The court=s decision in Pierce was based solely upon application of longstanding principles related to coordination of benefits between Minnesota and non-Minnesota injuries. The issue in Pierce was, therefore, one of avoiding the prospect that an employee might achieve a double recovery by resorting to workers= compensation claims in more than one state. The present case, on the other hand, involves an issue of whether a Minnesota employer can reduce benefits payable to an employee where the disability for which benefits is paid may result in part from prior Minnesota employment injuries. As such, we do not believe that the Pierce case presents authority for an award of the kind of credit requested by the Fund in the present case.
The second case on which the Fund relies is that of Wolk v. Alliant Tech. Systems, slip. op. (W.C.C.A. July 18, 1997). In Wolk, the employee sustained a 1991 injury while working for Alliant Tech and a 1993 injury while working for employer SciMed. SciMed initially paid some compensation benefits but later alleged that these benefits had been paid by mistake of fact. The employee subsequently filed a claim petition against SciMed and Alliant Tech. Alliant admitted the 1991 injury but SciMed denied its alleged injury. The employee reached a settlement with employer Alliant after the 1993 injury and immediately prior to the hearing. The employee=s claim against SciMed went on for hearing before a compensation judge who determined that the employee had not sustained the alleged injury with SciMed. However, the compensation judge denied SciMed=s claim for reimbursement against Alliant. On appeal, this court reversed and remanded.
While the Fund cites Wolk as support for its claim that it should be entitled to apportion out from benefits payable to the employee, an apportioned contribution of liability attributable to the January 1980 injury, we conclude that the Wolk case does not support this proposition. The Wolk case involved not a credit, but a claim for contribution or reimbursement from the first employer. We find nothing in Wolk which supports the notion that the Fund should be able to reduce the amount of benefits it is required to pay on behalf of employer Dahlen Transport to the employee for the disability arising from the 1997 injury.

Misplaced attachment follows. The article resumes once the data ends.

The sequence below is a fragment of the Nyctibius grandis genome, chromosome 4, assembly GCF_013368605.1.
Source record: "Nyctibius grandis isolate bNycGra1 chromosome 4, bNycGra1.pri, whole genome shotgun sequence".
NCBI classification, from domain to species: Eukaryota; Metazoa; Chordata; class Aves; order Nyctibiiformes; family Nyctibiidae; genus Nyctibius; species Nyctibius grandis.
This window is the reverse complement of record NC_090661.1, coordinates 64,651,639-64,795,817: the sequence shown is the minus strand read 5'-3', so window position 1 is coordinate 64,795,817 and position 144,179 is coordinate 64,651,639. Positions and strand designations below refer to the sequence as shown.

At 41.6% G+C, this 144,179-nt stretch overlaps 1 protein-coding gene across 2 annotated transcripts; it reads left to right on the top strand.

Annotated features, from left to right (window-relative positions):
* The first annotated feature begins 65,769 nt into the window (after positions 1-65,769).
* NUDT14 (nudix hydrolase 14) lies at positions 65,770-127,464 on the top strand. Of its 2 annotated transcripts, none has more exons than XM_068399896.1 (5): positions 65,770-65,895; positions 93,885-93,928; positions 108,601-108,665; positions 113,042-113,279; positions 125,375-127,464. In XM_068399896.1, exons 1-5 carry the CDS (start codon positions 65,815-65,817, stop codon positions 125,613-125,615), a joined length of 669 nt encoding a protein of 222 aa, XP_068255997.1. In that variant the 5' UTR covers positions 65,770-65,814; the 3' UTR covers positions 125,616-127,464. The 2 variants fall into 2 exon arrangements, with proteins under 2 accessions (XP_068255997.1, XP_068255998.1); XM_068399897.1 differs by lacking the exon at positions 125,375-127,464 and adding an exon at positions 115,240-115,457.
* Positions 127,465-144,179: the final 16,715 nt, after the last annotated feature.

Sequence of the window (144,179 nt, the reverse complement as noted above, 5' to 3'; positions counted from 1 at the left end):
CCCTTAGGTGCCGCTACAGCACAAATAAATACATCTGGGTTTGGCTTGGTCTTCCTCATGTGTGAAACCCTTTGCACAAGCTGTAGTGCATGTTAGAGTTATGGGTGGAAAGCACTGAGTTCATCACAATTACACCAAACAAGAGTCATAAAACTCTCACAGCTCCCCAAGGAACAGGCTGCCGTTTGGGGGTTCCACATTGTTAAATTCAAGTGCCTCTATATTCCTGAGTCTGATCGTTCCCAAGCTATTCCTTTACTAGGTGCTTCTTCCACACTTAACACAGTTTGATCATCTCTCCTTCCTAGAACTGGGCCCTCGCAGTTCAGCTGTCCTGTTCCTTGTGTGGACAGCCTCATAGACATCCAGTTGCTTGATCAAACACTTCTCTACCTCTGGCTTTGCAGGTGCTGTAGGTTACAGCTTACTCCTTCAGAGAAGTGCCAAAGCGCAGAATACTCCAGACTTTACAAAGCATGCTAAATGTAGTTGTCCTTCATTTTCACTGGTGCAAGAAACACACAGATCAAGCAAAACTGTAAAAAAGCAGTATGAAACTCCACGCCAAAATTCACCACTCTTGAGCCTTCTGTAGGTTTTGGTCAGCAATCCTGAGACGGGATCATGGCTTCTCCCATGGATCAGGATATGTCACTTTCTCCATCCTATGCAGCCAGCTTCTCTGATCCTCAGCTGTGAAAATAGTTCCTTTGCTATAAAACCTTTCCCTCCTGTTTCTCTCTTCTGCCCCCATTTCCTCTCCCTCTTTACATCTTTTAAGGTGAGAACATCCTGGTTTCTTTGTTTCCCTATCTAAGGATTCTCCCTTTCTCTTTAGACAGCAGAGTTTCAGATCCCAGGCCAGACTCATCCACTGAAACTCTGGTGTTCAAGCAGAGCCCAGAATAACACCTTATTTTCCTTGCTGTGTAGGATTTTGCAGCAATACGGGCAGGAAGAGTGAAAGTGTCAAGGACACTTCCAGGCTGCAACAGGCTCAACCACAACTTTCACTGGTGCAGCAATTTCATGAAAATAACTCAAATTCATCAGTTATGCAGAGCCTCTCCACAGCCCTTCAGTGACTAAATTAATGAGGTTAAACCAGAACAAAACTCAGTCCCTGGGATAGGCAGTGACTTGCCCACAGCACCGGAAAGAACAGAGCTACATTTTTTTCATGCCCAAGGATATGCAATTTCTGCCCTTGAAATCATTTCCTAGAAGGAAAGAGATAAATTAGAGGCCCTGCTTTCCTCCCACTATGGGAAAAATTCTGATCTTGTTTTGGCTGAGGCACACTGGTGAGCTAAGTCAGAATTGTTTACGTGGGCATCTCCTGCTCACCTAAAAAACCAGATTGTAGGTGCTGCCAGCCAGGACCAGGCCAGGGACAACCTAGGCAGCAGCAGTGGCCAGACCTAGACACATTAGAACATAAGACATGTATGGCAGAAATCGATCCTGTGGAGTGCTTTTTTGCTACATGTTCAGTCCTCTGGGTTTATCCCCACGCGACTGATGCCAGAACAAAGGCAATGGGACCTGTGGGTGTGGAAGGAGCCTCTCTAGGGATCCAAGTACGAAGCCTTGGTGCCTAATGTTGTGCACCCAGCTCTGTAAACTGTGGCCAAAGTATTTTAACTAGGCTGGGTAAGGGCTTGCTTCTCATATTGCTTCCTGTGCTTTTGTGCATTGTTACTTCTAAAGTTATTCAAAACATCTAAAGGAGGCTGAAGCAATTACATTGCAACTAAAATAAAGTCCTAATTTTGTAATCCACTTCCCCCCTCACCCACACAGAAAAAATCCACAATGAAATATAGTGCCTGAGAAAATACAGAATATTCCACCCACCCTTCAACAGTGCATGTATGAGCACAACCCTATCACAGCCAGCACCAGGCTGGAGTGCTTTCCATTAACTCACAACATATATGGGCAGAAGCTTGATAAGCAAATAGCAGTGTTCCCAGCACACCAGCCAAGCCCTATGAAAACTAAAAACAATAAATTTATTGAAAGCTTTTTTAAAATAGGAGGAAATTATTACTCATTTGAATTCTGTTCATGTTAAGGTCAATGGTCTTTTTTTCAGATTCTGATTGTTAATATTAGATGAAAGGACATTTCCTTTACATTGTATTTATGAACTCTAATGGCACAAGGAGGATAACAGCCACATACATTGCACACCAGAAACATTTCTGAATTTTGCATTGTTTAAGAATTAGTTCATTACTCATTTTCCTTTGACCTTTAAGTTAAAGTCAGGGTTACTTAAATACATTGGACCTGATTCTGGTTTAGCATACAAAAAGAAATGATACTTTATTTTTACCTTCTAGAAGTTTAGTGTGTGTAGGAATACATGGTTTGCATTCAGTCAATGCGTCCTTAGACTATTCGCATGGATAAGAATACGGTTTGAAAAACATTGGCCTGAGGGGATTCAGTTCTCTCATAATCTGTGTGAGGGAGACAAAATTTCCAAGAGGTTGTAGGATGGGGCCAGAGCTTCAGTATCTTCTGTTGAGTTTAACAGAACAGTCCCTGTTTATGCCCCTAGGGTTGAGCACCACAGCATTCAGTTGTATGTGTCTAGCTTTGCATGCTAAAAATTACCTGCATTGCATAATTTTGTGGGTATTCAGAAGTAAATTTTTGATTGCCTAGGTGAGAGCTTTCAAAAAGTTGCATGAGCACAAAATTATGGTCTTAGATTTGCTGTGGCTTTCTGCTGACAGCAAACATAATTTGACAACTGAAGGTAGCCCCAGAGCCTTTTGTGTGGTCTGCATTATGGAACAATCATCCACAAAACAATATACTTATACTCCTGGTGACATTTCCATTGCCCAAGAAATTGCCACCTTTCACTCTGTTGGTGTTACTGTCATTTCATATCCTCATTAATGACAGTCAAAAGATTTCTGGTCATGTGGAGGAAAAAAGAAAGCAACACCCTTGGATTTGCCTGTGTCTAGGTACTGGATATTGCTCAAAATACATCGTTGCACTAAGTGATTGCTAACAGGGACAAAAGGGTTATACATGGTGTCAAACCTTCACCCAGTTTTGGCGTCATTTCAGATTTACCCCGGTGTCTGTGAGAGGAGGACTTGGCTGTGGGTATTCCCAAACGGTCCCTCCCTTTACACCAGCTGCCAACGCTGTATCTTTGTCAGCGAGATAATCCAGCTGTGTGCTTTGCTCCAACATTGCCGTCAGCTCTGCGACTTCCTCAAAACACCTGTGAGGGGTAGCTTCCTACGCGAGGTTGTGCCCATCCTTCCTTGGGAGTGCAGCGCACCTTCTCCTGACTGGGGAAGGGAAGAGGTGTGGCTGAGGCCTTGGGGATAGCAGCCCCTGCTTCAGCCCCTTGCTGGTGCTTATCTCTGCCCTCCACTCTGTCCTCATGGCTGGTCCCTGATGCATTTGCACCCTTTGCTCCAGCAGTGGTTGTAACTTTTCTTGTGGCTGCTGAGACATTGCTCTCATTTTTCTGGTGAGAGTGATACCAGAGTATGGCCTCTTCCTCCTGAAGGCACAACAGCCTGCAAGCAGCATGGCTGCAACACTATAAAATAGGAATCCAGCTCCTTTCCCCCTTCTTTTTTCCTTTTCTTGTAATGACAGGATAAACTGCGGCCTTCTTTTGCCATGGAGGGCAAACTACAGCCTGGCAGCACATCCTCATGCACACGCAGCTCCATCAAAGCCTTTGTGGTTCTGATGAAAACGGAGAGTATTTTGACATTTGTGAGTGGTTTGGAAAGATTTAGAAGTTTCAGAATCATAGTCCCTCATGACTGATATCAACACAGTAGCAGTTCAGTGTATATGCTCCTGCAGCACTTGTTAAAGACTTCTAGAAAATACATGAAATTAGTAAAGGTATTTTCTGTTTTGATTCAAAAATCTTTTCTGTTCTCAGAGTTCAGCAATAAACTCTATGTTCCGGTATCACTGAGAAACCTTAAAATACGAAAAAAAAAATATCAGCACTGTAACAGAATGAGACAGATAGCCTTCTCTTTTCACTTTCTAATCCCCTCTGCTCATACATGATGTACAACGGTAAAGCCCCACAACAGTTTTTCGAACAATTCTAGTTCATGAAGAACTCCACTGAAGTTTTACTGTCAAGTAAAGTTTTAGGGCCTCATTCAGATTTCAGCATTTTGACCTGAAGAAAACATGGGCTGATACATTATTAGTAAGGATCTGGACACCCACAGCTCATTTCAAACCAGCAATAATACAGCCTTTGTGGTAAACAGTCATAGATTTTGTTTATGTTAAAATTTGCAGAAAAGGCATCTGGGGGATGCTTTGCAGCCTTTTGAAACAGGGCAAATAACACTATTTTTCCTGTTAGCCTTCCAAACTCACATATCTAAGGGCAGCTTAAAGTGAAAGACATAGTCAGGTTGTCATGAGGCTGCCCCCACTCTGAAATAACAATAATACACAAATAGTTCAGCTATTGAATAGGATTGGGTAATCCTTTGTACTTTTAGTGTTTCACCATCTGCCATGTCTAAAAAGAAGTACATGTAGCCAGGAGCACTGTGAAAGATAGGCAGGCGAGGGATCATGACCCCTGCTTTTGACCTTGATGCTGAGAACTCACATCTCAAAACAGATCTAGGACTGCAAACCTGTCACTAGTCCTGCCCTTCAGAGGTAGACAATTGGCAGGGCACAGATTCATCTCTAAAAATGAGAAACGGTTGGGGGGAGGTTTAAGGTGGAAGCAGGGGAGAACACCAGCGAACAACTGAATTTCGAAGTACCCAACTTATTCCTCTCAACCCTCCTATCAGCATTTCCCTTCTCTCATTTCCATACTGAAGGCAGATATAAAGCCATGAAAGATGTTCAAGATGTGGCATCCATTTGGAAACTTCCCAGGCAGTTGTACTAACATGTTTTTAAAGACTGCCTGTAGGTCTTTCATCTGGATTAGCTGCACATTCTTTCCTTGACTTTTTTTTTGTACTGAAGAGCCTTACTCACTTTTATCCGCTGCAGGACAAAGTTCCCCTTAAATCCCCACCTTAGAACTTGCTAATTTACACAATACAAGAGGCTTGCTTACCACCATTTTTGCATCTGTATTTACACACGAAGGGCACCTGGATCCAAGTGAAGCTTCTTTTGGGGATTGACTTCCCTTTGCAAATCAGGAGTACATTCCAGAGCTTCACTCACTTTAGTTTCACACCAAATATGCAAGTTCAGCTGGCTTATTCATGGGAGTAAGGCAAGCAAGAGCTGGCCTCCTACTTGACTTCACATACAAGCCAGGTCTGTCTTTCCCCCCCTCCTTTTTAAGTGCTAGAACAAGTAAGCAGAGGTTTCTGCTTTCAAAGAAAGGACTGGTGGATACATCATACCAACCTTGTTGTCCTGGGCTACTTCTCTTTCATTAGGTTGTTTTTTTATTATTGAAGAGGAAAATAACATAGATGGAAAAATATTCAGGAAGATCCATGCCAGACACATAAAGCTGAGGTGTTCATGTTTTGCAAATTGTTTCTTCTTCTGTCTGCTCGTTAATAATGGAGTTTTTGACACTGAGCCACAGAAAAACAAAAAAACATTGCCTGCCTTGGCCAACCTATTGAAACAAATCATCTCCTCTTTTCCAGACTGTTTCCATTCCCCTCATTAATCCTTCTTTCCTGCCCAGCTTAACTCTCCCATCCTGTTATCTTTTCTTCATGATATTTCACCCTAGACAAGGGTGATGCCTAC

The Fund has offered no clear precedent or statutory authority to support the use of a credit against the employee=s benefits in the present situation. Although our statutes provide for a credit in limited circumstances, as where benefits were paid in error, the use of this remedy is limited to cases where benefits have already been paid by the employer or insurer seeking to apply the credit, a situation clearly not present in this case. See Minn. Stat. ' 176.179. A kind of credit against ongoing permanent total disability benefits otherwise payable, in the form of what has become known as the Asocial security offset,@ is provided by Minn. Stat. ' 176.101, subd. 4, but this reduction applies only where benefits are simultaneously being paid for the same injury by a government disability program. We are, accordingly, unpersuaded that there is any basis for the credit requested by the Fund in this case.
Accordingly, we hold that the compensation judge correctly denied the Fund=s request for a credit against the benefits payable to the employee.
The compensation judge also ruled properly in refusing to determine the extent of the contribution, or apportionment, of the 1980 injuries to the present disability. That question would be relevant only to a claim seeking contribution or reimbursement by Dahlen Transport against Spector Red Ball, or to a claim by the employee against Spector Red Ball for benefits. Neither of these was before the compensation judge at the hearing. A claim for contribution or reimbursement was not alleged, a claim by the employee was precluded by the prior settlements, and Spector Red Ball was not a party to the matter being determined. Therefore, we affirm the findings and order of the compensation judge.
 The appellants, Dahlen Transport and the Special Compensation Fund agree that they have no claim for a credit or any other relief as it relates to the February 1980 injury settled in 1984, per the holding in Johnson v. Tech Group, Inc., 491 N.W.2d 287, 47 W.C.D. 367 (Minn. 1992).